Daeja's View: 2018's Packed Schedule
Team Secret at the PVP Esports Championships in Singapore; photo credit to PVP Esports
There’s a necessary lull between DPC qualifiers and their respective LAN events as teams need to secure their visas. Fortunately, there’s lots of competitive Dota 2 to keep us occupied, with smaller tournaments layered on top of each other. The biggest non-DPC event currently announced, ESL One Hamburg 2018 with a $300,000 (US) prize pool, is coming up in a few weeks, but before then there’s many other tournaments to watch.
The PVP Esports Championship, worth $200,000 (US), wrapped up on October 7. Maincast Autumn Brawl with its $80,000 (US) prize pool began on October 6 and runs through the 14th. World Showdown of Esports (WSOE) just announced a $100,000 (US) tournament to be held in Las Vegas from October 14-15. And Beyond the Summit is running their King’s Cup with North American and Southeast Asian editions. The winners of each of those will receive invitations to the Summit X in December and are guaranteed a share of that event’s $100,000 (US) prize pool.
There are also many other regional tournaments with smaller prize pools happening across the world.
Though there’s less pressure for teams to attend these events, because they won’t directly contribute to earning invites to The International 9 (TI9), the schedule is still very full.
So, what’s great about these events?
Well, we have more opportunities to see our favorite teams. We’ve seen a huge range of teams participating in these events from popular standbys like Team Secret and PSG.LGD to newly established teams like Team Admiral and Happy Guys. It’s a pleasant mix for fans who aren’t committed to a single team—if you’re a fan of OG…well, surely they’ll announce their competitive intentions sooner or later, right?
Newer team rosters are getting valuable competitive experience, including LAN experience as in WSOE 1 and PVP Esports Championships. This DPC season, rosters are not penalized for breaking up and reforming until they attend DPC LANs and earn points. Therefore, teams that compete in non-DPC events have opportunities to see how well they perform in competitive environments on and offline, allowing those players to make informed decisions about committing to a roster for the season.
These events are also a source of income for some teams, particularly those with smaller organizations or who lack organizations and sponsors to support them. These tournaments also provide valuable exposure for lower tier or newer teams, giving fans a chance to connect with their brand and get hooked on the team’s story early in the season.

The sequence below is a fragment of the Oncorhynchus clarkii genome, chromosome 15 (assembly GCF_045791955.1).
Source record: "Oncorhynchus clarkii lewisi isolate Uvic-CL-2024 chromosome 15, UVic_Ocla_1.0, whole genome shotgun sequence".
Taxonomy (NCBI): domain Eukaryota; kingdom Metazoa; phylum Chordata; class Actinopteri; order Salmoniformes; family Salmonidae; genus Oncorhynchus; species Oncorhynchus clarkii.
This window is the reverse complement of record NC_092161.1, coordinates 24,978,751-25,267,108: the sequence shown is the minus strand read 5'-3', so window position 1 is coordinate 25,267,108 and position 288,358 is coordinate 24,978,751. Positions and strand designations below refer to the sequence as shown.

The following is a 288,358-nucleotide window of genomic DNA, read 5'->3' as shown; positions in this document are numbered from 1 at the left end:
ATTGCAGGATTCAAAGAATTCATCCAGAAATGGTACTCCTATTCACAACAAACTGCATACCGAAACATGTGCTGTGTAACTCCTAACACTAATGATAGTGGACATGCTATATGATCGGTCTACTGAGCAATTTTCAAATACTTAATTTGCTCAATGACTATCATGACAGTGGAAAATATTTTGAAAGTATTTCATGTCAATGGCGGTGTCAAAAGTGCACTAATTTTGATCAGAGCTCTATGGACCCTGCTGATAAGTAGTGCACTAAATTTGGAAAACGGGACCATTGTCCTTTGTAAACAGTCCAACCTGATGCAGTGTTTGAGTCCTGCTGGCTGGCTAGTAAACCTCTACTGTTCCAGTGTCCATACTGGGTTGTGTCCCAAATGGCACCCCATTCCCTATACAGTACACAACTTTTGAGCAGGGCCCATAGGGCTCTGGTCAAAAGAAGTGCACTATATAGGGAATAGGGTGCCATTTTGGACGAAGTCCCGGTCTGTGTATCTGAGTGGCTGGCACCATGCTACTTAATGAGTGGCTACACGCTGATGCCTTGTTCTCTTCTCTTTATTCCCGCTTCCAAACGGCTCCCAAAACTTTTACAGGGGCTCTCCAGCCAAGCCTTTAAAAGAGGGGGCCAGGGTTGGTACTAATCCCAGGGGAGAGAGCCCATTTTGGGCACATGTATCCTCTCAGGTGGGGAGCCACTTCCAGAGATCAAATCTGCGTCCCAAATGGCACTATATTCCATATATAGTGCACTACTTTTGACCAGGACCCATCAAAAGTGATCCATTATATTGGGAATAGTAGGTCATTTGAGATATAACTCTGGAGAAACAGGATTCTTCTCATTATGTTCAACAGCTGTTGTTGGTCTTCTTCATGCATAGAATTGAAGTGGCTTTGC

Finally, with so many of these events dominated by a specific region, we can watch some rivalries develop before the next set of DPC Regional Qualifiers. Building up these storylines heightens the enjoyment, for me at least, as I become more invested not only in the teams but in specific match-ups between teams.
A grey area, not great but not necessarily bad either, is that there’ve been several stand-ins for teams at these events. For various reasons, players have taken time out, giving us the opportunity to see some other players temporarily step into rosters they’d otherwise not play with. The downside of this is that we’re not always seeing what the full roster is capable of, which can make it complicated to gauge their performance potential.
However, the stand-ins are also creating some exciting viewing opportunities. Probably the most hype stand-in situation is that of Danil “Dendi” Ishutin standing in for Yeik “MidOne” Nai Zheng of Team Secret for the upcoming Maincast Autumn Brawl games. Significantly, this means Dendi reunites with former teammate Clement “Puppey” Ivanov, something we’ve not seen since Puppey left Natus Vincere in August 2014.
The Less Positives
The biggest concern I have about all these events is this: are teams pushing themselves too much?
The one thing that players seemed to agree about regarding the previous DPC season is that the schedule was too grueling. Everyone wanted to make it to as many DPC events as they could, which for many teams meant enduring exhausting weeks of qualifiers potentially followed by weeks away from home to attend events. Even those teams who received direct invites to events were still fatigued by the rigorous travel required to attend tournaments.
Online tournaments reduce the travel concerns, but overly full schedules are still alarming. Hopefully players are making conscious choices about which tournaments they try to qualify for or accept invitations to compete in.
These smaller tournaments do tend to have invitations rather than full qualifiers as the DPC events are required to, which means there’s some preferential treatment. Tournament organizers want teams to attend who will draw the most viewers, of course, but hopefully lesser known/newer teams are being treated fairly. Fortunately, many of these events have had some portion of their invitations given out through qualifiers, providing opportunities to lower tier teams.
As a fan, the biggest issue these events are causing for me is working out a personal schedule for which games to watch each day! If you’re struggling to keep up, check out the GosuGamers’ Dota 2 match ticker, which will give you an idea of the plethora of games you can choose from each day. My strategy right now has been to choose an event to follow and rely on social media and news articles to keep me informed about what’s happening elsewhere in the Dota-sphere.
Are you enjoying all the events happening right now? Are you satisfied by how many non-DPC events have stepped up to fill the schedule? Is there enough at stake at these events to keep you engaged and invested? Tell me in the comments what you think about these early weeks of the DPC Season 2 featuring so many non-DPC tournaments!